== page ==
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Title:The "sent-down" vision: poetics and politics of Zhiqing literature in post-Mao China
Author(s):Wang, Yanjie
Director of Research:Xu, Gary G.
Doctoral Committee Member(s):Huntington, Rania; Abelmann, Nancy A.; Shao, Dan
Department / Program:E. Asian Languages & Cultures
Discipline:E Asian Languages & Cultures
Degree Granting Institution:University of Illinois at Urbana-Champaign
Subject(s):Modern Chinese literature
zhiqing literature
sent-down movement
post-Mao China
Gender and sexuality
Aesthetic redemption
Abstract:This dissertation investigates the ways in which the literature of the zhiqing generation has contributed an important alternative voice in post-Mao China’s modernity discourse. Zhiqing refers to the millions of urban junior high and high school students who were “sent down to the countryside” to settle as peasants during the Cultural Revolution (1966-76). Following their return to the cities in the wake of the Cultural Revolution, many zhiqing writers have been focusing on their village experiences, traditional literary forms, and ethnic minorities relevant to their “sent down” localities. I argue that zhiqing literature is much more than nostalgia. Rather, it speaks to many contingencies. In writing about a more pastoral, natural, mystic, and spiritual existence, zhiqing literature is a productive force for the animation of the suppressed energy found in rural China and an important discourse countering contemporary China’s massive modernization project. The literature of the zhiqing generation carves out an alternative temporal spatiality where the teleological, urban-based, consumerist, and material notion of modernity is astutely disputed and unsettled. This dissertation consists of five chapters. Chapter 1 is an introductory account in which I conducted a careful historicization of the sent-down movement. Instead of seeing the sent-down movement as a finished program locked in the dust of history, I contend that it continues to shape and haunt the zhiqing on practical, physical, and psychological levels. Chapter 2 focuses on the notion of heterogeneous time reflected in Han Shaogong’s “Homecoming” and A Dictionary of Maqiao. I argue that the fragile sense of time reflected in these two texts debilitates the progressive notion of modernity and ultimately demands a reconsideration of the notorious developmentalism at the center of post-Mao China’s modernization project. Chapter 3 discusses Wang Anyi’s works with a focus on the issue of gender and sexuality. I argue that Wang’s vision of sexuality is double-edged, defying not only the Maoist repression of sexuality but also the mass culture’s commercialization of sexuality. Chapter 4 explores the theme of corporeality reflected in Ah Cheng’s novellas The King of Chess and The King of Trees. I examine how Ah Cheng’s notion of corporeality functions as a critique of contemporary China’s desire-driven, superfluous middle class taste as well as the ever more aggravated exploitation of nature in the post-Mao era. Chapter 5 investigates Zhang Chengzhi’s aesthetic redemption of spirituality. I maintain that Zhang Chengzhi’s twisted reclamation of the Red Guard spirit and his assertion of religious belief ultimately counteracts the post-Mao society that is saturated with materialism and consumerism.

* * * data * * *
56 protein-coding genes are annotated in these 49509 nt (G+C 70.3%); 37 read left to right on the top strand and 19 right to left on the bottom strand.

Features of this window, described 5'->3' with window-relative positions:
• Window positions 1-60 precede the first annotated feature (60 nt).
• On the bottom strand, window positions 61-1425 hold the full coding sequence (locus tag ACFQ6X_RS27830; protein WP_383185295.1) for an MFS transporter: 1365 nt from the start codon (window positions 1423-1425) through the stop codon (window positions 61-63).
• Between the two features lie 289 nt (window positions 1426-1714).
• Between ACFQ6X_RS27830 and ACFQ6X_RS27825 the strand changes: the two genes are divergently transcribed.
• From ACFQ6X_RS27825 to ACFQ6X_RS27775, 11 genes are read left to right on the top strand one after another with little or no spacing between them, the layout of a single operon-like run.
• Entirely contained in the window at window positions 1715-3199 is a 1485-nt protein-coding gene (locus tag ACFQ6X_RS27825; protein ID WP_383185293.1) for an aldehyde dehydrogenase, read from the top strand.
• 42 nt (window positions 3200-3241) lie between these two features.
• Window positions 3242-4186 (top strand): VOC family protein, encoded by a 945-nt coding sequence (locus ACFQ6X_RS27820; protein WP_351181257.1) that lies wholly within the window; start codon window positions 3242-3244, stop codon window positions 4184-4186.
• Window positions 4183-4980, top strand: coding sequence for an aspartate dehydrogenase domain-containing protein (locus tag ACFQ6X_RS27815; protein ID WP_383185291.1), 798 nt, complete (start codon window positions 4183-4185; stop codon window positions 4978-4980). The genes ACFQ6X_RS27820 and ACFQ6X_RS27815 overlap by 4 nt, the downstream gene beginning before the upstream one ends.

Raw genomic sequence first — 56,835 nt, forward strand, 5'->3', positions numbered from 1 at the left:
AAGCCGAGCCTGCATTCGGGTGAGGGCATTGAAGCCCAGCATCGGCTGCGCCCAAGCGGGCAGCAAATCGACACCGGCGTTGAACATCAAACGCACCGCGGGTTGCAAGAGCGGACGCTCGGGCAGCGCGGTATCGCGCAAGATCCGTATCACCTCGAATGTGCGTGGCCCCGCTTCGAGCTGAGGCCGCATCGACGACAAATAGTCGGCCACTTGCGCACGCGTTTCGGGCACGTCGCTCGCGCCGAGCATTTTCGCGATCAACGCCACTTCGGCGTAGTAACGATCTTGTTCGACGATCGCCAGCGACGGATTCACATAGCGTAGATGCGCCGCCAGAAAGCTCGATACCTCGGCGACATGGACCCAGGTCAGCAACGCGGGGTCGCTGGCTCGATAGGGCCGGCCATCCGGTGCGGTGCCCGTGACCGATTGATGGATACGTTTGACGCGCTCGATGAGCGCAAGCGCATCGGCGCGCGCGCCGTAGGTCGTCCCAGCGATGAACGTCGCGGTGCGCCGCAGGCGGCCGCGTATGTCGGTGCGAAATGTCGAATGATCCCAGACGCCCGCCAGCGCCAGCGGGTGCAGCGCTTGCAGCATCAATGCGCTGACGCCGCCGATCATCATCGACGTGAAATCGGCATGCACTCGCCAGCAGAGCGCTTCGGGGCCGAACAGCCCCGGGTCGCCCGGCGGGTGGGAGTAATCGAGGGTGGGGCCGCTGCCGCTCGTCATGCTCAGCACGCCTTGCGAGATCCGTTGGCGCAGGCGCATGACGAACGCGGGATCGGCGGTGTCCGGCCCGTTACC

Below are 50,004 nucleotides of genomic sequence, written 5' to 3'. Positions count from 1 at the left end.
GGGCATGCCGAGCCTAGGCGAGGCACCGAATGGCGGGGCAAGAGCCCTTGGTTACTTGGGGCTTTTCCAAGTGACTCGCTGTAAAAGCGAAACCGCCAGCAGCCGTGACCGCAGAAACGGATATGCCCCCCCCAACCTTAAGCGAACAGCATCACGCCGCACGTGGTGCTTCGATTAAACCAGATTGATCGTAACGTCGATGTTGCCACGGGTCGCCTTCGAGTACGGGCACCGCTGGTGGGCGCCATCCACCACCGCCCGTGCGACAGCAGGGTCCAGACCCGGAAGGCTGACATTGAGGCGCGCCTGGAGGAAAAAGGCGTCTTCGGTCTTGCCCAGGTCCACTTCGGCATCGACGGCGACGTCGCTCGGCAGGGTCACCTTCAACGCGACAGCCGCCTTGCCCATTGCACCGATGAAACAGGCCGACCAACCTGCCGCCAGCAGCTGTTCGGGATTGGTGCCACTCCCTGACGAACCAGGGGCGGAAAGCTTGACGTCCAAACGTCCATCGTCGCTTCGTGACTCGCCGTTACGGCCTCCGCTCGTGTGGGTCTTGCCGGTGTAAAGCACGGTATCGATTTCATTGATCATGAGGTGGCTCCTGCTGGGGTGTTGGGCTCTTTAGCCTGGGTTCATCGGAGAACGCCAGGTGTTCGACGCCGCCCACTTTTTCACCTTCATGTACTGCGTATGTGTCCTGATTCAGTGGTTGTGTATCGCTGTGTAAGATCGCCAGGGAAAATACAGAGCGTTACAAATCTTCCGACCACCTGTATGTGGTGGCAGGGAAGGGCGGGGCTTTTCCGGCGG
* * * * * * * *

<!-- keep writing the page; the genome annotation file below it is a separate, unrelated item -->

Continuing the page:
Issue Date:2012-02-01
Genre:Dissertation / Thesis
Rights Information:Copyright 2011 Yanjie Wang
Date Available in IDEALS:2012-02-01
Date Deposited:2011-12

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